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Thumbelina

from The Yellow Fairy Book





There was once a woman who wanted to have quite a tiny, little
child, but she did not know where to get one from. So one day
she went to an old Witch and said to her: 'I should so much like
to have a tiny, little child; can you tell me where I can get
one?'

'Oh, we have just got one ready!' said the Witch. 'Here is a
barley-corn for you, but it's not the kind the farmer sows in his
field, or feeds the cocks and hens with, I can tell you. Put it
in a flower-pot, and then you will see something happen.'

'Oh, thank you!' said the woman, and gave the Witch a shilling,
for that was what it cost. Then she went home and planted the
barley-corn; immediately there grew out of it a large and
beautiful flower, which looked like a tulip, but the petals were
tightly closed as if it were still only a bud.

'What a beautiful flower!' exclaimed the woman, and she kissed
the red and yellow petals; but as she kissed them the flower
burst open. It was a real tulip, such as one can see any day;
but in the middle of the blossom, on the green velvety petals,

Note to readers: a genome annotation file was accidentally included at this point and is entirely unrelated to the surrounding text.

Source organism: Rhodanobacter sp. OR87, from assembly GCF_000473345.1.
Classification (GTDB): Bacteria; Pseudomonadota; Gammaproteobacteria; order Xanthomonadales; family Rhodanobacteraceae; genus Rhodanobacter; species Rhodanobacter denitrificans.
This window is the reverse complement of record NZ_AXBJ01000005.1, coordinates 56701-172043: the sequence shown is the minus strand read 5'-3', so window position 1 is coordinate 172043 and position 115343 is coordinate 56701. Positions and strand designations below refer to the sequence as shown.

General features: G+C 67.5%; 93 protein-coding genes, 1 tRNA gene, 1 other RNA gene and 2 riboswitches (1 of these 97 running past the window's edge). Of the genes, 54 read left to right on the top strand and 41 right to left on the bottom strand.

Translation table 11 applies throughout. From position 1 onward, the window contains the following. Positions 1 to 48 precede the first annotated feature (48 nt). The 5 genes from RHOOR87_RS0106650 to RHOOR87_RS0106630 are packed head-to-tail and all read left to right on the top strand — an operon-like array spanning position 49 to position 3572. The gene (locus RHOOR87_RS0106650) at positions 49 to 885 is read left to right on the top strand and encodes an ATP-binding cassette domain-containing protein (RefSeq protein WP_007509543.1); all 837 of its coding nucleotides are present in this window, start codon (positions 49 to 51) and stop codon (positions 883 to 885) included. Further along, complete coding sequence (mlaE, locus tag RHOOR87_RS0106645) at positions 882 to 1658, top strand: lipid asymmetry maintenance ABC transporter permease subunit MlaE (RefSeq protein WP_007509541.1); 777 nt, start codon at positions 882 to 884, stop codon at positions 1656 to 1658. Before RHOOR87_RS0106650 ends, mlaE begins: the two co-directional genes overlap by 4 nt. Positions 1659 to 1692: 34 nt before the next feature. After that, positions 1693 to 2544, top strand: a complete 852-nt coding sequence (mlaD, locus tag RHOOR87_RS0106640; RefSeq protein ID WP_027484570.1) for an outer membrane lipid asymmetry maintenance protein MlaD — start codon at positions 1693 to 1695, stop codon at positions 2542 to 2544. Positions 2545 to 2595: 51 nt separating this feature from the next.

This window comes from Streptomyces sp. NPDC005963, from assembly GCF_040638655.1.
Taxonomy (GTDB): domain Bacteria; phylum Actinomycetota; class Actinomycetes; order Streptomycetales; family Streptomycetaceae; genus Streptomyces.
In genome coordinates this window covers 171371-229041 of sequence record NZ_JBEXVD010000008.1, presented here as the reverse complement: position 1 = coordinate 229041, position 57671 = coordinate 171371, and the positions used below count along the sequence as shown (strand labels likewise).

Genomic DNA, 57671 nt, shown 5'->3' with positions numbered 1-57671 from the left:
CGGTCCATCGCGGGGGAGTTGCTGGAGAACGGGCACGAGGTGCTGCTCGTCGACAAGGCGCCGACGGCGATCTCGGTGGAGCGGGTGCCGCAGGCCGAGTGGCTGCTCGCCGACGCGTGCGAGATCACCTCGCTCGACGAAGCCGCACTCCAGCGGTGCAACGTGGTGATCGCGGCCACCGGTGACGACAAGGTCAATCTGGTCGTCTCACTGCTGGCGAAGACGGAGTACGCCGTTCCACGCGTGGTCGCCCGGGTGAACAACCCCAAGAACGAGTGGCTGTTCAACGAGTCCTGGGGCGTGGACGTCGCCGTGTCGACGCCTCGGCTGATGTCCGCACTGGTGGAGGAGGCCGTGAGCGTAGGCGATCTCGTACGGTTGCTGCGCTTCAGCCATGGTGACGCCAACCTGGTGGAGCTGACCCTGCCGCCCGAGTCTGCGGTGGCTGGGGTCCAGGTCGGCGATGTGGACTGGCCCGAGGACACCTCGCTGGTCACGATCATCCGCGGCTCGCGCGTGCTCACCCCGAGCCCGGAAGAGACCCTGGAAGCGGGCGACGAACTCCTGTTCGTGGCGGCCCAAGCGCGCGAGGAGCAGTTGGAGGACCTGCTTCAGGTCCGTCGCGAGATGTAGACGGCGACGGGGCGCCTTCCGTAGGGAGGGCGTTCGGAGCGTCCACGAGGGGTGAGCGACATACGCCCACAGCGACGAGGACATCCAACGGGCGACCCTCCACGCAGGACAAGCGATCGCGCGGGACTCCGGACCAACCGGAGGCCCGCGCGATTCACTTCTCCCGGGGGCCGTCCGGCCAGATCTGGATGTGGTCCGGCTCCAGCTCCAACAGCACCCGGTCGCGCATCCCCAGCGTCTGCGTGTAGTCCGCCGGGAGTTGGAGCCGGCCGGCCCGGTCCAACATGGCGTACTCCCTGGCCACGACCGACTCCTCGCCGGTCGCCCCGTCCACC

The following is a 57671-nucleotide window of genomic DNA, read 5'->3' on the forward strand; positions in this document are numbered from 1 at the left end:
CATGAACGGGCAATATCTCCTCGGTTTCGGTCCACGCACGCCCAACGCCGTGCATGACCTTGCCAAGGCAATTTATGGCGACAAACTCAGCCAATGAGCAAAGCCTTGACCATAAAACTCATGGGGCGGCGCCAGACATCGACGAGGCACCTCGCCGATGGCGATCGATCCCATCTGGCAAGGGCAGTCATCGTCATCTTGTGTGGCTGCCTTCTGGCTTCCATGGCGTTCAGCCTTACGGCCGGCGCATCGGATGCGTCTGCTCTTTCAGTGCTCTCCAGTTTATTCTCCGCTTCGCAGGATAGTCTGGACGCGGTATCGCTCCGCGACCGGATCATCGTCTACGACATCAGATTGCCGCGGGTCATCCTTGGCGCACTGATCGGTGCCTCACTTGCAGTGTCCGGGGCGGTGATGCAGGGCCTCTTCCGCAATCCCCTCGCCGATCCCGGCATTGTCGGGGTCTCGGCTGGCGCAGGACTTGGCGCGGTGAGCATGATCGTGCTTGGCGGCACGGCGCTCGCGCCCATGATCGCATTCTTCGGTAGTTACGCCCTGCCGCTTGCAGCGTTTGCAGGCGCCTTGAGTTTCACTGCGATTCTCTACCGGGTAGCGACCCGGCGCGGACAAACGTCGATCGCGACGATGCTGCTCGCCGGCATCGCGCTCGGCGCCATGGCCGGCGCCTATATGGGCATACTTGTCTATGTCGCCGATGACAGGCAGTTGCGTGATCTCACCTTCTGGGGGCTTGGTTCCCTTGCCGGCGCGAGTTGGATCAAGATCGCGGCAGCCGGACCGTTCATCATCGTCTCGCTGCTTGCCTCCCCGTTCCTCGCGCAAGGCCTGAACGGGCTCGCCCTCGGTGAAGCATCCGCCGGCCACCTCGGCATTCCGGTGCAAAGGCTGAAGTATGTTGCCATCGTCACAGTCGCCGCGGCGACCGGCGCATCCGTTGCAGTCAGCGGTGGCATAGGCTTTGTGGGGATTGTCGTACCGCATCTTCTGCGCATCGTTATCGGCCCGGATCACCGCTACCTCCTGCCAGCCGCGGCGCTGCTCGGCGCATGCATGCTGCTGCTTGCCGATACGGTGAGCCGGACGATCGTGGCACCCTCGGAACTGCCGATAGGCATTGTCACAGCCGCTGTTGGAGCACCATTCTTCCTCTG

sat a little girl, quite tiny, trim, and pretty. She was
scarcely half a thumb in height; so they called her Thumbelina.
An elegant polished walnut-shell served Thumbelina as a cradle,
the blue petals of a violet were her mattress, and a rose-leaf
her coverlid. There she lay at night, but in the day-time she
used to play about on the table; here the woman had put a bowl,
surrounded by a ring of flowers, with their stalks in water, in
the middle of which floated a great tulip pedal, and on this
Thumbelina sat, and sailed from one side of the bowl to the
other, rowing herself with two white horse-hairs for oars. It
was such a pretty sight! She could sing, too, with a voice more
soft and sweet than had ever been heard before.

One night, when she was lying in her pretty little bed, an old
toad crept in through a broken pane in the window. She was very
ugly, clumsy, and clammy; she hopped on to the table where
Thumbelina lay asleep under the red rose-leaf.

'This would make a beautiful wife for my son,' said the toad,
taking up the walnut-shell, with Thumbelina inside, and hopping
with it through the window into the garden.

There flowed a great wide stream, with slippery and marshy banks;
here the toad lived with her son. Ugh! how ugly and clammy he
was, just like his mother! 'Croak, croak, croak!' was all he
could say when he saw the pretty little girl in the walnut-
shell.

'Don't talk so load, or you'll wake her,' said the old toad.
'She might escape us even now; she is as light as a feather. We
will put her at once on a broad water-lily leaf in the stream.
That will be quite an island for her; she is so small and light.
She can't run away from us there, whilst we are preparing the
guest-chamber under the marsh where she shall live.'

Outside in the brook grew many water-lilies, with broad green
leaves, which looked as if they were swimming about on the water.